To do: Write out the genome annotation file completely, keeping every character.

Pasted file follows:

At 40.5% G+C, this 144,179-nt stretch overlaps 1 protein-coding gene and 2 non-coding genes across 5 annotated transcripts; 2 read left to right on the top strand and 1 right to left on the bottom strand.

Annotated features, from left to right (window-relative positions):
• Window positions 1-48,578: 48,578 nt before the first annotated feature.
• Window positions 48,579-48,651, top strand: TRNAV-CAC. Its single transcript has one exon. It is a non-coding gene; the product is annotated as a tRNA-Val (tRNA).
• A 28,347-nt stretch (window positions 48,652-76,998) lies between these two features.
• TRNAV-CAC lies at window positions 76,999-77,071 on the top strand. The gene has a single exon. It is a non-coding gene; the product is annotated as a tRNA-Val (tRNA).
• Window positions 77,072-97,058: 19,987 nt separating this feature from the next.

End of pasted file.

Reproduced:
At 40.5% G+C, this 144,179-nt stretch overlaps 1 protein-coding gene and 2 non-coding genes across 5 annotated transcripts; 2 read left to right on the top strand and 1 right to left on the bottom strand.

Annotated features, from left to right (window-relative positions):
• Window positions 1-48,578: 48,578 nt before the first annotated feature.
• Window positions 48,579-48,651, top strand: TRNAV-CAC. Its single transcript has one exon. It is a non-coding gene; the product is annotated as a tRNA-Val (tRNA).
• A 28,347-nt stretch (window positions 48,652-76,998) lies between these two features.
• TRNAV-CAC lies at window positions 76,999-77,071 on the top strand. The gene has a single exon. It is a non-coding gene; the product is annotated as a tRNA-Val (tRNA).
• Window positions 77,072-97,058: 19,987 nt separating this feature from the next.